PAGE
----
Watch Live-Stream of Sewanee Project's Series on Lynching, Sept. 14-16
Chattanooga Lynching in 1906 the Focus of Documentary, Lectures by Historian Amy L. Wood
Sewanee's Project on Slavery, Race, and Reconciliation is partnering with the Department of History at the University of Tennessee Chattanooga and the Ed Johnson Project in Chattanooga to host a series of events titled “The Lynching of Ed Johnson in Chattanooga: A Critical Discussion of the History of Racial Violence in the U.S.”
The series, September 16-18, features a documentary screening and two public lectures by Illinois State University’s Amy Wood, award-winning historian and professor of post-Civil War American cultural history and the history of the U.S. South.
In 1906, Ed Johnson, an African American man from Chattanooga, was unjustly convicted of raping a white woman and sentenced to death. When the U.S. Supreme Court intervened with a stay of execution, a mob of whites stormed the jail, took Johnson and hanged him from the Walnut Street Bridge. His last words were, “God bless you all, I am a innocent man.”
“We are very pleased that we have been able to work with our colleagues at UTC and the Ed Johnson team to bring one of the leading scholars of lynching in America to our campuses to help us all better understand the broad ramifications and lasting impact of this horrific crime a century ago,” said Woody Register, Professor of History and director of Sewanee’s Project.
“The mob that lynched Ed Johnson aimed to terrorize African Americans near and far. Those who know Ely Green’s autobiography may recall that Green reports hearing in Sewanee about the lynching and the distress it caused African Americans shortly after it happened.”
The series represents an unusual but important collaboration of three organizations that are investigating the history of race and racial injustice in their respective communities.
Sewanee’s Project on Slavery, Race, and Reconciliation is a six-year endeavor by the university to study and understand its historic entanglements with the institution of slavery and slavery’s legacies in the long century of racial injustice after the end of the Civil War.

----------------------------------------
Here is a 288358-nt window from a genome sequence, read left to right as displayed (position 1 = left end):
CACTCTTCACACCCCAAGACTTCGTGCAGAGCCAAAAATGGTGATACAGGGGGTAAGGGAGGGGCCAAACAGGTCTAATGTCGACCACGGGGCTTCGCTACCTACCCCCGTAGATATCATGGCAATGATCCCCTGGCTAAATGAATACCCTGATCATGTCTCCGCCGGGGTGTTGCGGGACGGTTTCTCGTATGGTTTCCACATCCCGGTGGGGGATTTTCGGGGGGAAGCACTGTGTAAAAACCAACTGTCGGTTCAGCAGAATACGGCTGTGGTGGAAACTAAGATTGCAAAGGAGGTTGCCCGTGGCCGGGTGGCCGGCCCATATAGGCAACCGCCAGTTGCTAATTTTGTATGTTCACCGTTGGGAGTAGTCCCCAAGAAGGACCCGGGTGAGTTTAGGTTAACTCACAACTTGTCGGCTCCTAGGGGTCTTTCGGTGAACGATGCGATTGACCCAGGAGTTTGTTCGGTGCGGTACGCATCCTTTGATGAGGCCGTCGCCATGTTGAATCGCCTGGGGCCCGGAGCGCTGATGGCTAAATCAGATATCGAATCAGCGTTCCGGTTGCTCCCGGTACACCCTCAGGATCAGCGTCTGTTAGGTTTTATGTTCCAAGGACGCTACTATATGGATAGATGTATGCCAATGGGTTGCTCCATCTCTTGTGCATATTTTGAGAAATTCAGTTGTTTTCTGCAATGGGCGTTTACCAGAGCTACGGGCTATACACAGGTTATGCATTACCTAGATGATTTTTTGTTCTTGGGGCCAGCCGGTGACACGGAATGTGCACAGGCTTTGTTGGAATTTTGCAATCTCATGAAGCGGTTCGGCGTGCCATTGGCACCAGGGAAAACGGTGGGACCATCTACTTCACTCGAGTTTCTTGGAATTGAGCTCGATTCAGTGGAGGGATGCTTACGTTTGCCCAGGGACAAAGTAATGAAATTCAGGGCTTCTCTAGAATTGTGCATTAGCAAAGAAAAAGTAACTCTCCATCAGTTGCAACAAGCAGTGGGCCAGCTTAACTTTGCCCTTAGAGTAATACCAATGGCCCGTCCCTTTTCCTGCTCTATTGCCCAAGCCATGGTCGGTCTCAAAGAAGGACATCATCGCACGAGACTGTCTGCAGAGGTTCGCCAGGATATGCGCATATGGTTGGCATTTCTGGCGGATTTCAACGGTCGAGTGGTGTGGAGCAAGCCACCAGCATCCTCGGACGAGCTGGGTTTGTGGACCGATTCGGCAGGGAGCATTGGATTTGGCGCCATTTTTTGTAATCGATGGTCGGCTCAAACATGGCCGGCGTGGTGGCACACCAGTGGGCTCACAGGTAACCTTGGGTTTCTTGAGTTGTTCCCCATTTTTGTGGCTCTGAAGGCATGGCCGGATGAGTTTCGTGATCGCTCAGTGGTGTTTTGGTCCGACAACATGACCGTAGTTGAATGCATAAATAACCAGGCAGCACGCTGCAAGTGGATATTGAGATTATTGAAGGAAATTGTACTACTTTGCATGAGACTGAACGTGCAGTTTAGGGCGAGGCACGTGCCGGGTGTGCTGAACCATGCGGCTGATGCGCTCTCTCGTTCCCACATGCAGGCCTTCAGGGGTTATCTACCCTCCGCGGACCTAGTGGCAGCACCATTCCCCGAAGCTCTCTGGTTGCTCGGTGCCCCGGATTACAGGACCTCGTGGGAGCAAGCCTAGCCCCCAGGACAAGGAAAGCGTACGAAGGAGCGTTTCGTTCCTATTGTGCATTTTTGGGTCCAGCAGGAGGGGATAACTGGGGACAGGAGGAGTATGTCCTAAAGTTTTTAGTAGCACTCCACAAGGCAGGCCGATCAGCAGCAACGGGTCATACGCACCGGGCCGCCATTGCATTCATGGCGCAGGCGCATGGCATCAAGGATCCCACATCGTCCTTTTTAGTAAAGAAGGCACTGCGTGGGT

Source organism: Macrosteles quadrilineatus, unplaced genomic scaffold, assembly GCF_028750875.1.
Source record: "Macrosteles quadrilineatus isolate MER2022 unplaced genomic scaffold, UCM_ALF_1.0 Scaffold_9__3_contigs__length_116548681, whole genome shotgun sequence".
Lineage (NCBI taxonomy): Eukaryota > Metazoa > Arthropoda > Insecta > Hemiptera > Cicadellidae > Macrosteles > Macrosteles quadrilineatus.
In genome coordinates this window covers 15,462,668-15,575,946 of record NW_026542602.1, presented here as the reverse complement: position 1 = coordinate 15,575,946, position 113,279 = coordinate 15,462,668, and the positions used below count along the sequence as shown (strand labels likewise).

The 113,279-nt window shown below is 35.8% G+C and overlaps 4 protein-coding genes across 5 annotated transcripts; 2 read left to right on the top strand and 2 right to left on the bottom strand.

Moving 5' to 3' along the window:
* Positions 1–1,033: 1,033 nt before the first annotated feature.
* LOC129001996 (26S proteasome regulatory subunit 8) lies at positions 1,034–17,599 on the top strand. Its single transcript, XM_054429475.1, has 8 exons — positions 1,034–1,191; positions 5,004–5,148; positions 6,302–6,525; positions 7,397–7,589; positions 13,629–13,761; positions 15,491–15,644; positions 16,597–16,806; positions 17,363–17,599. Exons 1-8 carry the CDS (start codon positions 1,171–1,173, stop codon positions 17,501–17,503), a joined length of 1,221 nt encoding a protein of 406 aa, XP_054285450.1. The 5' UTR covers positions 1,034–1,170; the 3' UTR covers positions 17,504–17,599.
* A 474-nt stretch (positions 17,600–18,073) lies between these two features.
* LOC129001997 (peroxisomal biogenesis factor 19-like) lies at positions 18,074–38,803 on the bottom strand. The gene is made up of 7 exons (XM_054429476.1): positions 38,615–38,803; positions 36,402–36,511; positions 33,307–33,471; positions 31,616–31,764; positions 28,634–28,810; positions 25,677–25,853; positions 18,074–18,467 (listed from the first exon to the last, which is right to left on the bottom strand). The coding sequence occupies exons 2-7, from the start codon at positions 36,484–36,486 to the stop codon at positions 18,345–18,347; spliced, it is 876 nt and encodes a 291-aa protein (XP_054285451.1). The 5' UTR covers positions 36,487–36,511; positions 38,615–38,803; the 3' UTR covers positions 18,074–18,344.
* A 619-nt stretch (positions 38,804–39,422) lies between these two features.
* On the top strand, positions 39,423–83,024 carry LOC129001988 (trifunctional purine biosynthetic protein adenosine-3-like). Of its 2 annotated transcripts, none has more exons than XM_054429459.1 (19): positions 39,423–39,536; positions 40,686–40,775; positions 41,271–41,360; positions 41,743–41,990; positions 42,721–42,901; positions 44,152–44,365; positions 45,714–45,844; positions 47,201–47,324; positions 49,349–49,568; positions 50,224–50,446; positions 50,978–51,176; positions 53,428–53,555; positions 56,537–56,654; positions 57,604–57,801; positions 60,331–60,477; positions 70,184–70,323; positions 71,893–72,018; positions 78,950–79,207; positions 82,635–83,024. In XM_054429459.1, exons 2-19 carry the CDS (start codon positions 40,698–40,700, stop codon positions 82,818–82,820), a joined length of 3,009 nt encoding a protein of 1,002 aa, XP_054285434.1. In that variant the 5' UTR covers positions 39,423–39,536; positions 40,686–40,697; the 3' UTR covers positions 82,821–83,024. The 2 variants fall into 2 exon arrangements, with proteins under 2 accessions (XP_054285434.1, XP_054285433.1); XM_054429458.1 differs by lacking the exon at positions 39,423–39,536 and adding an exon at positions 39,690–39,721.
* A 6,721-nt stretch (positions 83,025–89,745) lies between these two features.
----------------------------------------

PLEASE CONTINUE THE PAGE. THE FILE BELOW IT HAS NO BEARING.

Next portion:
“We think this event series can bring different intellectual communities together, share the historical knowledge about the Ed Johnson lynching to a larger audience and inspire awareness about continuing issues surrounding racial injustices in the Chattanooga area,” said Susan Eckelmann Berghel, assistant professor of history and director of Africana studies at UTC.
Professor Wood specializes in post-Civil War American cultural history and the history of the U.S. South. She is the author of Lynching and Spectacle: Witnessing Racial Violence in America, 1890-1940 (University of North Carolina Press, 2009), which won the Lillian Smith Book Award and was a finalist for the Los Angeles Times Book Award in History. She is also the author of numerous essays and articles on the history and memory of lynching.
Taking place on both campuses, the events in the new series are scheduled for Sunday through Tuesday, September 16, 17, and 18.
On Sunday, September 16, a documentary about the lynching and its impact, will be screened at Gailor Auditorium on the University of the South’s campus at 4 p.m. (central time). The documentary is produced by the Ed Johnson Project in Chattanooga, which also is constructing a monument in downtown Chattanooga that preserves public memory of Johnson’s life and murder.
Wood’s first lecture, “The Lynching of Ed Johnson in Historical Perspective,” will be given at UTC’s Derthick Hall (Room 101) on Monday at 4 p.m. (central time) and live-streamed at Sewanee’s Gailor Auditorium.
Wood’s second lecture, “The Legacy of Lynching in American Life,” will be delivered at Convocation Hall at the University of the South at 4:30 p.m. (central time), Tuesday, September 18.
Beginning with this series, the Sewanee Project on Slavery, Race, and Reconciliation will be live-streaming many of the events it sponsors this year to share its work with the broader Sewanee community.
The events on Sunday, Sept. 16, and Tuesday, Sept. 18, will be live-streamed at this link.
The live-streaming link for Wood's lecture on Monday, Sept. 17, at UTC, can be found at this website.
The series is sponsored by the Project on Slavery, Race, & Reconciliation at the University of the South, the UTC History Department and Africana Studies Program and the Ed Johnson Project. It also is made possible by generous funding from the University of the South’s Lectures Committee.
Sewanee's six-year initiative is investigating the University of the South's historic entanglements with slavery and slavery’s legacies, from its origins in the 1850s and through the long century of Jim Crow racial segregation and injustice after the Civil War.
For more information, contact Dr. Woody Register at firstname.lastname@example.org.